Danah Boyd’s friend Bob’s story of being Google-deleted (GMail, Blogger, Calendar, Orkut, et al) brought back the abject panic I felt back in July, 2006 when my blog was hacked and my GMail account locked out. Unlike Bob, I wasn’t the victim of phishing, but the result was the same. Not only could I not log in, I couldn’t get anyone — not one single solitary person — from Google to respond to my concerns until I started blogging it and others started having the same problem. In Bob’s case, he had friends in high Google places, but most ordinary folks like me don’t.
Out of that horrid experience, I developed this strategy for working around any future Google deletions:
- Use a very strong unique password for GMail.
- Set up a Yahoo! Mail or Hotmail account with an email address only you know and a very strong secure password entirely different from your GMail account. Whatever you do, don’t use that account for anything else. Zero, zip, nada.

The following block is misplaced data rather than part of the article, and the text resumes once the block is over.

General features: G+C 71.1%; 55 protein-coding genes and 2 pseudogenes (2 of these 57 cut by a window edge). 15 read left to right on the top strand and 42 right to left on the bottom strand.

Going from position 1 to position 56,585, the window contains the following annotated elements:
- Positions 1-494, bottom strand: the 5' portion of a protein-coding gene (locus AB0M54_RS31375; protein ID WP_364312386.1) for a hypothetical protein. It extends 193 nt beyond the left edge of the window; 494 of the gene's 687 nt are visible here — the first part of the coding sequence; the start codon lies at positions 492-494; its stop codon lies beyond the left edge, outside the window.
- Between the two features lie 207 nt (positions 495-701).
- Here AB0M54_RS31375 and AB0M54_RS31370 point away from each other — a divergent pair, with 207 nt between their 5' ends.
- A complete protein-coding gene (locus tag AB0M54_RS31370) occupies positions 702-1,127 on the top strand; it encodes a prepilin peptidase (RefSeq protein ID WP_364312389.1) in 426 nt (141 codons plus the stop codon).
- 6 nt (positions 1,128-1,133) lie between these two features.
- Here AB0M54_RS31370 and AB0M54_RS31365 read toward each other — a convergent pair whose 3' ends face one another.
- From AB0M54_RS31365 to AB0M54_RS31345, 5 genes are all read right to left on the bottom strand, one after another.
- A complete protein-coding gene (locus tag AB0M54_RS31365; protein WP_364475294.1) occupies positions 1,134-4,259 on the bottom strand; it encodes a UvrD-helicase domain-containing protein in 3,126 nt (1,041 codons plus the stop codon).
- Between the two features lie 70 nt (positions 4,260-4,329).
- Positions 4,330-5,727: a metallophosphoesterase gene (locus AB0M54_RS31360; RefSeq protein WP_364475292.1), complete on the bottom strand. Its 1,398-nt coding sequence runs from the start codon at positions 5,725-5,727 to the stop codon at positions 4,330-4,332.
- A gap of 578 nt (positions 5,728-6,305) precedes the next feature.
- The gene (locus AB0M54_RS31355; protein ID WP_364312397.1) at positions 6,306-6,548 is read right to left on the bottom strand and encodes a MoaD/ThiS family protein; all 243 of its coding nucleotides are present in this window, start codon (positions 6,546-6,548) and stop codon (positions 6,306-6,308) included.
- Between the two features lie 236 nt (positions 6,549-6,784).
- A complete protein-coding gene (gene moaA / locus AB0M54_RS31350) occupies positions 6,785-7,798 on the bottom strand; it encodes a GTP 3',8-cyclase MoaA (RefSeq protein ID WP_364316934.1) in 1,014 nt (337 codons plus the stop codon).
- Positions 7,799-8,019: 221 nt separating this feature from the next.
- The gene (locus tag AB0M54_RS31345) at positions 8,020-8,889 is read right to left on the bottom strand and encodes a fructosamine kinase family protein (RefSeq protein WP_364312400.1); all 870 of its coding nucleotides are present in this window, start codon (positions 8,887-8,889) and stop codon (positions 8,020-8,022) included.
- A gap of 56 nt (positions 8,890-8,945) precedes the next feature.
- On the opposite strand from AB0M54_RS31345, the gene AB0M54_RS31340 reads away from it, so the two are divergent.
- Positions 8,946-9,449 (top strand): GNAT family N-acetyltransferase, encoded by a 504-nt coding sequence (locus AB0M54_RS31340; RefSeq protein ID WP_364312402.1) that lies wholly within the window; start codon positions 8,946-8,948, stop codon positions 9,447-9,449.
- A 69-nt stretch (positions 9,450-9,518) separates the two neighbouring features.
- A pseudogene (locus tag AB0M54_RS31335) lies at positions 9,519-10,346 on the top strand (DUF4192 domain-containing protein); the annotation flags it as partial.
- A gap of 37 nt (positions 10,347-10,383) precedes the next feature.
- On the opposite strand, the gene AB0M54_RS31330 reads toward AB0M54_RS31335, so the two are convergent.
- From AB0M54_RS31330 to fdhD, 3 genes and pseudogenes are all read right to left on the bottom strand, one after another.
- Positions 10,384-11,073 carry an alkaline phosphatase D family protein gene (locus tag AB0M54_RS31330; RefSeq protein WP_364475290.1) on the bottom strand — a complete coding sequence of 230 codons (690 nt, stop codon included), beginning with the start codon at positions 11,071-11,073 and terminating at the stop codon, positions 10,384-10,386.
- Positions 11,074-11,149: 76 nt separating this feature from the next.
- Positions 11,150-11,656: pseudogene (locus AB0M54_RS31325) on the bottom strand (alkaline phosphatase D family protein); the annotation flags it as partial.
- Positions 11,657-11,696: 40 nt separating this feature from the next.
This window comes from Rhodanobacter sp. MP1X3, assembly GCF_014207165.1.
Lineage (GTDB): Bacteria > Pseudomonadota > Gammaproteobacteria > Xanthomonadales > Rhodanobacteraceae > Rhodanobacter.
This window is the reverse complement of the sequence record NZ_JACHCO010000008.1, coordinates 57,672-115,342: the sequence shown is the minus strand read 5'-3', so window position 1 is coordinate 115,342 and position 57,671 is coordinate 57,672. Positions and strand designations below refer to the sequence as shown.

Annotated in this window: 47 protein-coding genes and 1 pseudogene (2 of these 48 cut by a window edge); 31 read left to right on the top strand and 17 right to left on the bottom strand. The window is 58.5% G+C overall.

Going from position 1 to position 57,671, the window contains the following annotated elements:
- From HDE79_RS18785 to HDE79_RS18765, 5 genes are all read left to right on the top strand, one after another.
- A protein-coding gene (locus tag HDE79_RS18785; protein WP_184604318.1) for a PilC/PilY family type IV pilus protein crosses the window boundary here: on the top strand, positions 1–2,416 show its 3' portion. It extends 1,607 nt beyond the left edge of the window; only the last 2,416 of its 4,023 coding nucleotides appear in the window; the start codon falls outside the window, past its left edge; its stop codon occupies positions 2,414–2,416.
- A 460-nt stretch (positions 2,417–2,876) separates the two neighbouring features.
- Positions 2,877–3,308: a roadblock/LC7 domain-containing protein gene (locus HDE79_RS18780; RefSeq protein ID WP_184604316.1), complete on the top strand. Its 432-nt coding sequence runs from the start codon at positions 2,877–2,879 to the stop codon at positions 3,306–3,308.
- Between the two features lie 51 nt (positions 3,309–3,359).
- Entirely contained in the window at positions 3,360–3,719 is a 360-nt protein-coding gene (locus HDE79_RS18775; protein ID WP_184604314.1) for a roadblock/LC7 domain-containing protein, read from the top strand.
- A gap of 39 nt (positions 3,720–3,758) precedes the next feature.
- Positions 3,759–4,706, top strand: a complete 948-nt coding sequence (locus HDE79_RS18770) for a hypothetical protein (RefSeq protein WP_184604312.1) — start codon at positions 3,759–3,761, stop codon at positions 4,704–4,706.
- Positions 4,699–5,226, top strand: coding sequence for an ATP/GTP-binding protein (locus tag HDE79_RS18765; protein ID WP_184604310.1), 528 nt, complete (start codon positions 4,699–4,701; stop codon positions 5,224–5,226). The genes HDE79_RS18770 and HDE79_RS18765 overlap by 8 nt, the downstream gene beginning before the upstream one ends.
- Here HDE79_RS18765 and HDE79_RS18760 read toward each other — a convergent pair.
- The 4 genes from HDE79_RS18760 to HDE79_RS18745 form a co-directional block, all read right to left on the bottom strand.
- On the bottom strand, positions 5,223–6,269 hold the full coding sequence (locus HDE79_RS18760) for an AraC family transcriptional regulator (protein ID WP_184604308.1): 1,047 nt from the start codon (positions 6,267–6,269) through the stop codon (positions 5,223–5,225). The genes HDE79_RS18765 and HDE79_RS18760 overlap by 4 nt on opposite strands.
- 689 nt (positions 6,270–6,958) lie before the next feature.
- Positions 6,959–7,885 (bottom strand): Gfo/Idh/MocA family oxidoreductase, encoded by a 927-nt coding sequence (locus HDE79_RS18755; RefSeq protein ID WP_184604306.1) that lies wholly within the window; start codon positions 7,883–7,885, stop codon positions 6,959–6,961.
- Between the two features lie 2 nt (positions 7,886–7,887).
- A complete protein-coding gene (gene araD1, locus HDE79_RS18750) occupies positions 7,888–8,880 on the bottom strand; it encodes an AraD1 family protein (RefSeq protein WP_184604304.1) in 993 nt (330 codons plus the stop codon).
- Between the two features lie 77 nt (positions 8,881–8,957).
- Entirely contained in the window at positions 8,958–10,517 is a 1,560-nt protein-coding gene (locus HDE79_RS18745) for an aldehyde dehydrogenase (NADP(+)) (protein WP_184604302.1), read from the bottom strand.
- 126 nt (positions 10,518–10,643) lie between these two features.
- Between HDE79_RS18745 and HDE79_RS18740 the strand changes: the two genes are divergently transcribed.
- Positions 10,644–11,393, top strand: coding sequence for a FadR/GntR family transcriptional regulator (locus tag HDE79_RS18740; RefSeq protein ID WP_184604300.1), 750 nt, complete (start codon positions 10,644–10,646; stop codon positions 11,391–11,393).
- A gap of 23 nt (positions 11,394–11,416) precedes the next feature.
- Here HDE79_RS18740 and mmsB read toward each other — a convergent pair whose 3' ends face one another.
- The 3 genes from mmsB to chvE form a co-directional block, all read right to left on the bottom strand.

- Use GMail’s forwarding service to forward your incoming and outgoing email to your secret account. Even if your GMail is hacked, they shouldn’t be able to get to the secret account, because your password will be a very strong secure DIFFERENT one. If your GMail account is deleted, you will have backup copies on your secret email account to recover quickly, because even if you’re lucky enough to get someone from Google to restore your account, it’s still nice to get to your email and contacts rapidly.
- Archive your GMail on a regular basis. When you archive, it’s much easier for Google to restore your account if something happens, and you control what they keep on their servers.
- If you want a local copy, download your GMail account on a regular basis to your local email client just to be safe.
As I learned back in 2006, when you’re using a free service like GMail and start to rely on it, it’s a good idea to make it as secure as possible and also to have a fail-safe in place, because it happens all the time for no apparent reason.
I just hope it never happens to you, because it’s a really lost, helpless feeling.
- Politics, Parents and PE